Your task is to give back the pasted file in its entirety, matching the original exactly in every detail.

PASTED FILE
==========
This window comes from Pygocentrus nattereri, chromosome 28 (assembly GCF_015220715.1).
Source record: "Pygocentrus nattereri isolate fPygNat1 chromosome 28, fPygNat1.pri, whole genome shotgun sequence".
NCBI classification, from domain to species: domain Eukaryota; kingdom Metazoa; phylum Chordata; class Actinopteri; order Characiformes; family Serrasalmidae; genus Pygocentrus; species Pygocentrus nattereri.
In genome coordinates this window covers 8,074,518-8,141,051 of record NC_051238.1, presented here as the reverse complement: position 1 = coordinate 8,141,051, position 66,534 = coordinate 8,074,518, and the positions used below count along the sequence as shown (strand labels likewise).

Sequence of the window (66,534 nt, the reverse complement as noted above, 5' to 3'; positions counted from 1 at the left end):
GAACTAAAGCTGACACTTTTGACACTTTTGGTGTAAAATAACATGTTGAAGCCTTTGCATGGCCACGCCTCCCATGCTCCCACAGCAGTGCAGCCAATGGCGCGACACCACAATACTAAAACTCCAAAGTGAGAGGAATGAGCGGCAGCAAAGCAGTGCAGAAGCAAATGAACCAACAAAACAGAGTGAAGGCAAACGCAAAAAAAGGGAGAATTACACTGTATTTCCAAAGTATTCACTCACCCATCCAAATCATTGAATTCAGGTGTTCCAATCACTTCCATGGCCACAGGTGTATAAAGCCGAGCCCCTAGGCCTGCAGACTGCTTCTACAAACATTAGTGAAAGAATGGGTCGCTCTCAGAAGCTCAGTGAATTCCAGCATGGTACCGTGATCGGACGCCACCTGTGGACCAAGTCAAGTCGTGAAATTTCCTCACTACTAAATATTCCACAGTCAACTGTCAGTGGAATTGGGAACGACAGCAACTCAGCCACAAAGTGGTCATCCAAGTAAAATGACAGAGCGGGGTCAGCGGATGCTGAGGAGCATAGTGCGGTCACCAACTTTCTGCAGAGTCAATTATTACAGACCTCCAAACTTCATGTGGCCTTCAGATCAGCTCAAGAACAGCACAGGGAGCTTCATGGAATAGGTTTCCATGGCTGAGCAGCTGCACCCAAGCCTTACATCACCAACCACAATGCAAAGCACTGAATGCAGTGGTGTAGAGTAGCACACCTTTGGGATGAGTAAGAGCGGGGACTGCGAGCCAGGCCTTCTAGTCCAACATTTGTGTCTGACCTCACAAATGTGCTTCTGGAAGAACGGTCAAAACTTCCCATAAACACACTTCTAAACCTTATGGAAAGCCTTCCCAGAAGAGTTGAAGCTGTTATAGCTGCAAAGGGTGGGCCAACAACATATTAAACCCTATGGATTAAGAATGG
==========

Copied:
This window comes from Pygocentrus nattereri, chromosome 28 (assembly GCF_015220715.1).
Source record: "Pygocentrus nattereri isolate fPygNat1 chromosome 28, fPygNat1.pri, whole genome shotgun sequence".
NCBI classification, from domain to species: domain Eukaryota; kingdom Metazoa; phylum Chordata; class Actinopteri; order Characiformes; family Serrasalmidae; genus Pygocentrus; species Pygocentrus nattereri.
In genome coordinates this window covers 8,074,518-8,141,051 of record NC_051238.1, presented here as the reverse complement: position 1 = coordinate 8,141,051, position 66,534 = coordinate 8,074,518, and the positions used below count along the sequence as shown (strand labels likewise).

Sequence of the window (66,534 nt, the reverse complement as noted above, 5' to 3'; positions counted from 1 at the left end):
GAACTAAAGCTGACACTTTTGACACTTTTGGTGTAAAATAACATGTTGAAGCCTTTGCATGGCCACGCCTCCCATGCTCCCACAGCAGTGCAGCCAATGGCGCGACACCACAATACTAAAACTCCAAAGTGAGAGGAATGAGCGGCAGCAAAGCAGTGCAGAAGCAAATGAACCAACAAAACAGAGTGAAGGCAAACGCAAAAAAAGGGAGAATTACACTGTATTTCCAAAGTATTCACTCACCCATCCAAATCATTGAATTCAGGTGTTCCAATCACTTCCATGGCCACAGGTGTATAAAGCCGAGCCCCTAGGCCTGCAGACTGCTTCTACAAACATTAGTGAAAGAATGGGTCGCTCTCAGAAGCTCAGTGAATTCCAGCATGGTACCGTGATCGGACGCCACCTGTGGACCAAGTCAAGTCGTGAAATTTCCTCACTACTAAATATTCCACAGTCAACTGTCAGTGGAATTGGGAACGACAGCAACTCAGCCACAAAGTGGTCATCCAAGTAAAATGACAGAGCGGGGTCAGCGGATGCTGAGGAGCATAGTGCGGTCACCAACTTTCTGCAGAGTCAATTATTACAGACCTCCAAACTTCATGTGGCCTTCAGATCAGCTCAAGAACAGCACAGGGAGCTTCATGGAATAGGTTTCCATGGCTGAGCAGCTGCACCCAAGCCTTACATCACCAACCACAATGCAAAGCACTGAATGCAGTGGTGTAGAGTAGCACACCTTTGGGATGAGTAAGAGCGGGGACTGCGAGCCAGGCCTTCTAGTCCAACATTTGTGTCTGACCTCACAAATGTGCTTCTGGAAGAACGGTCAAAACTTCCCATAAACACACTTCTAAACCTTATGGAAAGCCTTCCCAGAAGAGTTGAAGCTGTTATAGCTGCAAAGGGTGGGCCAACAACATATTAAACCCTATGGATTAAGAATGG